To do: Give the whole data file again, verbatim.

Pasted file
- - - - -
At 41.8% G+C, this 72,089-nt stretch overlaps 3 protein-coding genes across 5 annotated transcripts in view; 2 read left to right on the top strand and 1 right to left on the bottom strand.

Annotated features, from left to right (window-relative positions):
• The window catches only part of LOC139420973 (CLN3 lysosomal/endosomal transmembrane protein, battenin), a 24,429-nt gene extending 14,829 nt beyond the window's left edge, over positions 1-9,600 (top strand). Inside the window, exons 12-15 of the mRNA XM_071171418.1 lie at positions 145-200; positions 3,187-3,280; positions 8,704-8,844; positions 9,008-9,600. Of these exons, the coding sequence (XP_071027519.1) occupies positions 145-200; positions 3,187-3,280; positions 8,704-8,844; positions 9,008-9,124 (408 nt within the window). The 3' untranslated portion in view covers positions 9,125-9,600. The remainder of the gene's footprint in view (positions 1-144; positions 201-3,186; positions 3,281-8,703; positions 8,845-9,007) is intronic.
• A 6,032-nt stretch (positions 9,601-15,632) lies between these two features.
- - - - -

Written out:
At 41.8% G+C, this 72,089-nt stretch overlaps 3 protein-coding genes across 5 annotated transcripts in view; 2 read left to right on the top strand and 1 right to left on the bottom strand.

Annotated features, from left to right (window-relative positions):
• The window catches only part of LOC139420973 (CLN3 lysosomal/endosomal transmembrane protein, battenin), a 24,429-nt gene extending 14,829 nt beyond the window's left edge, over positions 1-9,600 (top strand). Inside the window, exons 12-15 of the mRNA XM_071171418.1 lie at positions 145-200; positions 3,187-3,280; positions 8,704-8,844; positions 9,008-9,600. Of these exons, the coding sequence (XP_071027519.1) occupies positions 145-200; positions 3,187-3,280; positions 8,704-8,844; positions 9,008-9,124 (408 nt within the window). The 3' untranslated portion in view covers positions 9,125-9,600. The remainder of the gene's footprint in view (positions 1-144; positions 201-3,186; positions 3,281-8,703; positions 8,845-9,007) is intronic.
• A 6,032-nt stretch (positions 9,601-15,632) lies between these two features.